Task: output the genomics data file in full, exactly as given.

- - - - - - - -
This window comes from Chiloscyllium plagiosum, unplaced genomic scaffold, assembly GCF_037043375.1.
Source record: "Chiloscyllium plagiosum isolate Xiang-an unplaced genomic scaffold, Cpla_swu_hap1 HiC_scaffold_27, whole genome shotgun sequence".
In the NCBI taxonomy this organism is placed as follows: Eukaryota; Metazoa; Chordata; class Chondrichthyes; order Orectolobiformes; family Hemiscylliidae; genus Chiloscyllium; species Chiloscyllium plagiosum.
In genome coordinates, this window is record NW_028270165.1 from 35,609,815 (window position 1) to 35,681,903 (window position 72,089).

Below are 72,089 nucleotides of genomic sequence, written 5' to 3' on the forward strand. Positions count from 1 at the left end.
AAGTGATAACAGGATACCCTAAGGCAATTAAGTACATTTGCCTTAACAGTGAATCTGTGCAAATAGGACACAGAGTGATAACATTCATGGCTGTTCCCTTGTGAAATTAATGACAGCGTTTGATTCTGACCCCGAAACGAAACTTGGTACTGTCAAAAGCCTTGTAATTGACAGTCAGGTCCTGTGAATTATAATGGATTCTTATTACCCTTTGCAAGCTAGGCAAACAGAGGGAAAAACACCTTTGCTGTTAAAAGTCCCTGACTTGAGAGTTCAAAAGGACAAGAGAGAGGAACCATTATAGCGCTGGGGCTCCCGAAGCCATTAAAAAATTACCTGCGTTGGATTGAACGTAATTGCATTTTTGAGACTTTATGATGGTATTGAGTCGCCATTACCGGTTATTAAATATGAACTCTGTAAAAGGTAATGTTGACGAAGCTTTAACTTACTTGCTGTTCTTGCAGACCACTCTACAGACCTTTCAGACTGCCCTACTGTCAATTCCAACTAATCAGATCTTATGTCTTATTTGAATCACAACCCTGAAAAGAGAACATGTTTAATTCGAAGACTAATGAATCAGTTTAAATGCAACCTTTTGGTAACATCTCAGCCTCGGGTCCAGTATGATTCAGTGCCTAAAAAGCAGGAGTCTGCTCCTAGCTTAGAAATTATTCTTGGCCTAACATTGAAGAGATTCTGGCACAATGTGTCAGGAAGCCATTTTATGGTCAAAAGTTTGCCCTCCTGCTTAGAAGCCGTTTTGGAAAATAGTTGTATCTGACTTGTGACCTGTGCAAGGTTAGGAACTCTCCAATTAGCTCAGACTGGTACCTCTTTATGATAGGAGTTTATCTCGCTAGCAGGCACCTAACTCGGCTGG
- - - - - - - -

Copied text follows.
This window comes from Chiloscyllium plagiosum, unplaced genomic scaffold, assembly GCF_037043375.1.
Source record: "Chiloscyllium plagiosum isolate Xiang-an unplaced genomic scaffold, Cpla_swu_hap1 HiC_scaffold_27, whole genome shotgun sequence".
In the NCBI taxonomy this organism is placed as follows: Eukaryota; Metazoa; Chordata; class Chondrichthyes; order Orectolobiformes; family Hemiscylliidae; genus Chiloscyllium; species Chiloscyllium plagiosum.
In genome coordinates, this window is record NW_028270165.1 from 35,609,815 (window position 1) to 35,681,903 (window position 72,089).

Below are 72,089 nucleotides of genomic sequence, written 5' to 3' on the forward strand. Positions count from 1 at the left end.
AAGTGATAACAGGATACCCTAAGGCAATTAAGTACATTTGCCTTAACAGTGAATCTGTGCAAATAGGACACAGAGTGATAACATTCATGGCTGTTCCCTTGTGAAATTAATGACAGCGTTTGATTCTGACCCCGAAACGAAACTTGGTACTGTCAAAAGCCTTGTAATTGACAGTCAGGTCCTGTGAATTATAATGGATTCTTATTACCCTTTGCAAGCTAGGCAAACAGAGGGAAAAACACCTTTGCTGTTAAAAGTCCCTGACTTGAGAGTTCAAAAGGACAAGAGAGAGGAACCATTATAGCGCTGGGGCTCCCGAAGCCATTAAAAAATTACCTGCGTTGGATTGAACGTAATTGCATTTTTGAGACTTTATGATGGTATTGAGTCGCCATTACCGGTTATTAAATATGAACTCTGTAAAAGGTAATGTTGACGAAGCTTTAACTTACTTGCTGTTCTTGCAGACCACTCTACAGACCTTTCAGACTGCCCTACTGTCAATTCCAACTAATCAGATCTTATGTCTTATTTGAATCACAACCCTGAAAAGAGAACATGTTTAATTCGAAGACTAATGAATCAGTTTAAATGCAACCTTTTGGTAACATCTCAGCCTCGGGTCCAGTATGATTCAGTGCCTAAAAAGCAGGAGTCTGCTCCTAGCTTAGAAATTATTCTTGGCCTAACATTGAAGAGATTCTGGCACAATGTGTCAGGAAGCCATTTTATGGTCAAAAGTTTGCCCTCCTGCTTAGAAGCCGTTTTGGAAAATAGTTGTATCTGACTTGTGACCTGTGCAAGGTTAGGAACTCTCCAATTAGCTCAGACTGGTACCTCTTTATGATAGGAGTTTATCTCGCTAGCAGGCACCTAACTCGGCTGG